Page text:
Suppose that someone buys a property which previously had a small derelict house on it, which the previous owner tore down before listing the property for sale. The previous owner claims that the building is below the 47m squared minimum under which a permit would be required.

If it were to be discovered later that the demolition was done unlawfully, would the new owner face consequences now that they are the owner of the property?

  • I don't understand why you think you could be prosecuted for this any more than you could be prosecuted because the previous owner sold drugs or looked at kiddie porn or beat his wife in the house before you bought it.
    – bdb484
    Sep 28, 2023 at 16:54
  • 1
    @bdb484 In England a new owner could be liable for recitifying unauthorised works done to a listed building by the previous owner. The questioner should discuss their concerns with their solicitor and surveyor. There may be insurance policies that will cover the new owner for the liability if it is discovered in the future so long as the new owner was not aware of it before he bought it.
    – Lag
    Sep 29, 2023 at 7:29
  • I don't doubt any of that. I just don't see any possibility of the buyer being prosecuted for the owner's actions.
    – bdb484
    Sep 29, 2023 at 11:56

2 Answers 2


The term "prosecuted" is used for criminal actions. I think its clear the new owner didn't do anything here, so they are not criminally responsible. They aren't going to jail.

"...would the new owner face consequences now that they are the owner of the property?"

Ownership means responsibility. If you are the owner of the property, you are responsible for maintaining it up to current rules. If the property is out of compliance (even due to a previous owner), you are responsible for bringing it back into compliance.

Recognizing the role of the prior owner, the town council (or whatever responsible body), would probably give you a notice and some leeway to come up with a plan. But if you aren't forthcoming with a corrective plan, or your plan is too slow or inadequate, they can escalate to fines, penalties, and even condemnation or seizure of the property. You won't be criminally prosecuted. But you cannot just claim "not my problem" either.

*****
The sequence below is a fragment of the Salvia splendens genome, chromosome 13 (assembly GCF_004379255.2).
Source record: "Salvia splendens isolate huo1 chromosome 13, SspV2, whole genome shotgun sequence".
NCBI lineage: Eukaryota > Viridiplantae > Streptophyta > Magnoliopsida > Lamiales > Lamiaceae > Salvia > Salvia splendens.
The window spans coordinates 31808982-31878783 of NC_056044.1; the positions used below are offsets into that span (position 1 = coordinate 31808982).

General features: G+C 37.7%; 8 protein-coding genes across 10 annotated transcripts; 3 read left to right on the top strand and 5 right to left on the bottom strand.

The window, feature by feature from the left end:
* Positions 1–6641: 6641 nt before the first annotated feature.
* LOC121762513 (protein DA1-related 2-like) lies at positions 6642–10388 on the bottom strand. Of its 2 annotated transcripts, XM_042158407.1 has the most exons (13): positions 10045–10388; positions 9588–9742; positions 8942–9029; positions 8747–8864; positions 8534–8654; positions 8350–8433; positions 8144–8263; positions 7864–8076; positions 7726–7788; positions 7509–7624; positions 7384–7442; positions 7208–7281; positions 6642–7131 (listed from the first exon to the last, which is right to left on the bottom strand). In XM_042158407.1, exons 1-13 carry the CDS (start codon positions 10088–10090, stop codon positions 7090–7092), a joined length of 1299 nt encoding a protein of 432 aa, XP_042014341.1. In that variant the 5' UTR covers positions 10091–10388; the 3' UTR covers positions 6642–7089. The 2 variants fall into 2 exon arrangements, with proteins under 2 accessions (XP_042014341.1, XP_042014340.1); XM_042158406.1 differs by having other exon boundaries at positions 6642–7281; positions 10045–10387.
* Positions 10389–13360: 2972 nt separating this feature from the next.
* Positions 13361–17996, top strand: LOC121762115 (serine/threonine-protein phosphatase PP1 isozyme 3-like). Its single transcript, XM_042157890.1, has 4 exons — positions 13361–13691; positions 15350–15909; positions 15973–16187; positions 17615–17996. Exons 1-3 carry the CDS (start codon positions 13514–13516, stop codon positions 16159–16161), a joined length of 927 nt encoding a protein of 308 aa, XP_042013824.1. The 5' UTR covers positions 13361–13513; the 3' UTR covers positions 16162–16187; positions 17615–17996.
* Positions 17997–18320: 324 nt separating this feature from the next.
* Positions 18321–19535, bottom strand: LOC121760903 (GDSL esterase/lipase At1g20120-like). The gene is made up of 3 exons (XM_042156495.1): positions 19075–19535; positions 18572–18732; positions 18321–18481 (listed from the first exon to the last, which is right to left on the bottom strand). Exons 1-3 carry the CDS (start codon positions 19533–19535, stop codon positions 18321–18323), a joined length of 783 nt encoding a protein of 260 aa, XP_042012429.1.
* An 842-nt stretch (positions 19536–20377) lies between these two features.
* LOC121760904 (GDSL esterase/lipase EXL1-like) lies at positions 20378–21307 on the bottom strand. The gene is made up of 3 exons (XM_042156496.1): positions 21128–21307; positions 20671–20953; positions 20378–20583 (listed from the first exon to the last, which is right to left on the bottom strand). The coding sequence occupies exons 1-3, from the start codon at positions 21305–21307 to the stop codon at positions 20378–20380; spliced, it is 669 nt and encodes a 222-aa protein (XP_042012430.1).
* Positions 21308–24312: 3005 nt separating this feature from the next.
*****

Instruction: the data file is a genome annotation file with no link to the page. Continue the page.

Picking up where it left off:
• How exactly can I bring it "up to current standards?" there was a small derelict and ruined farmhouse/dairy which the current owner tore down. I can't go about reassembling it brick by brick if the council decide in a year's time that it was a few metres above the required size to require a permit. What I'm asking is if as the current property owner, I would get slapped with a fine for something that happened before I took it over.
    – Chez_Swann
    Sep 28, 2023 at 15:00
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    @Chez_Swann "I can't go about reassembling it brick by brick" There is a precedent (from the year 2023) for a British town council ordering a property owner to do exactly that when a building was unlawfully demolished and it prevailed in having that order carried out.washingtonpost.com/nation/2023/03/17/uk-pub-demolished-rebuild It isn't likely in this case, but it is within the realm of the possible.
    – ohwilleke
    Sep 28, 2023 at 15:28
  • (I appreciate the responses by the way) yes but that pub was a listed (i.e. marked as historically important) building which was just torn down for no apparent reason. It became a national news story. This case is very different in a number of ways. As others have suggested I will speak to my solicitor (though they seem just as unsure on the exact legal point).
    – Chez_Swann
    Sep 29, 2023 at 15:09

Liability as an owner is different from liability as an actor

Let’s assume that a permit was required.

If there is a fine for demolition without the permit then you would not be liable for that. However, the regulator may require you, as the current owner, to retrospectively obtain the permit and have any required inspections carried out at your expense. You could have a clause in the contract of sale where the previous owner indemnifies you against this but whether they will accept this or whether it can be practically enforced would be open questions.

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